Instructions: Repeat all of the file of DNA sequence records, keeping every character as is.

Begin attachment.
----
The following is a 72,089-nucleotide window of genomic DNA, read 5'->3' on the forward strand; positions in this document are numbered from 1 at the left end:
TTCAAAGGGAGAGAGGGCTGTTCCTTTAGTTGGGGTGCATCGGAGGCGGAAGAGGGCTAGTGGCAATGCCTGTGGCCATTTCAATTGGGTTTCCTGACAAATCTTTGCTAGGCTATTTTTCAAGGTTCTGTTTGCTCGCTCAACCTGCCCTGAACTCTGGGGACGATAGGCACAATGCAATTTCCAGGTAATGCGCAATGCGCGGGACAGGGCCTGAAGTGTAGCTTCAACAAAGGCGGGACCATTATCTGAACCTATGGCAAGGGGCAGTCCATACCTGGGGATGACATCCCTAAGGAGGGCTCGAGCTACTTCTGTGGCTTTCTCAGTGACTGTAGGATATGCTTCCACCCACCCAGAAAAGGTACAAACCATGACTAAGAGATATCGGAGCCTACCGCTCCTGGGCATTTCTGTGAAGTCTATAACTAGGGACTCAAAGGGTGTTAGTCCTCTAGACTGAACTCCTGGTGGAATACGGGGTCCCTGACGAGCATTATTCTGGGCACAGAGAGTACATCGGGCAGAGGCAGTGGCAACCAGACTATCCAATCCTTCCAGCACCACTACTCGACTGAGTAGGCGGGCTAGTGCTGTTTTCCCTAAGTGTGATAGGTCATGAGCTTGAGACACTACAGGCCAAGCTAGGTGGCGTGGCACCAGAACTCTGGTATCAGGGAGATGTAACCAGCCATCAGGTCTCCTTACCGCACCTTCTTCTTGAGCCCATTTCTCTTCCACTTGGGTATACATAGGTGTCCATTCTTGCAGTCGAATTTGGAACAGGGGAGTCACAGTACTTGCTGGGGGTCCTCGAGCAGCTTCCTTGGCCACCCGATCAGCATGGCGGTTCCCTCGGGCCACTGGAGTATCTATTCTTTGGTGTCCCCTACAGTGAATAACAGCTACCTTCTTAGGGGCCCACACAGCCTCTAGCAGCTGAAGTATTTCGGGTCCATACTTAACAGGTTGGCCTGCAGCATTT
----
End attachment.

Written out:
The following is a 72,089-nucleotide window of genomic DNA, read 5'->3' on the forward strand; positions in this document are numbered from 1 at the left end:
TTCAAAGGGAGAGAGGGCTGTTCCTTTAGTTGGGGTGCATCGGAGGCGGAAGAGGGCTAGTGGCAATGCCTGTGGCCATTTCAATTGGGTTTCCTGACAAATCTTTGCTAGGCTATTTTTCAAGGTTCTGTTTGCTCGCTCAACCTGCCCTGAACTCTGGGGACGATAGGCACAATGCAATTTCCAGGTAATGCGCAATGCGCGGGACAGGGCCTGAAGTGTAGCTTCAACAAAGGCGGGACCATTATCTGAACCTATGGCAAGGGGCAGTCCATACCTGGGGATGACATCCCTAAGGAGGGCTCGAGCTACTTCTGTGGCTTTCTCAGTGACTGTAGGATATGCTTCCACCCACCCAGAAAAGGTACAAACCATGACTAAGAGATATCGGAGCCTACCGCTCCTGGGCATTTCTGTGAAGTCTATAACTAGGGACTCAAAGGGTGTTAGTCCTCTAGACTGAACTCCTGGTGGAATACGGGGTCCCTGACGAGCATTATTCTGGGCACAGAGAGTACATCGGGCAGAGGCAGTGGCAACCAGACTATCCAATCCTTCCAGCACCACTACTCGACTGAGTAGGCGGGCTAGTGCTGTTTTCCCTAAGTGTGATAGGTCATGAGCTTGAGACACTACAGGCCAAGCTAGGTGGCGTGGCACCAGAACTCTGGTATCAGGGAGATGTAACCAGCCATCAGGTCTCCTTACCGCACCTTCTTCTTGAGCCCATTTCTCTTCCACTTGGGTATACATAGGTGTCCATTCTTGCAGTCGAATTTGGAACAGGGGAGTCACAGTACTTGCTGGGGGTCCTCGAGCAGCTTCCTTGGCCACCCGATCAGCATGGCGGTTCCCTCGGGCCACTGGAGTATCTATTCTTTGGTGTCCCCTACAGTGAATAACAGCTACCTTCTTAGGGGCCCACACAGCCTCTAGCAGCTGAAGTATTTCGGGTCCATACTTAACAGGTTGGCCTGCAGCATTT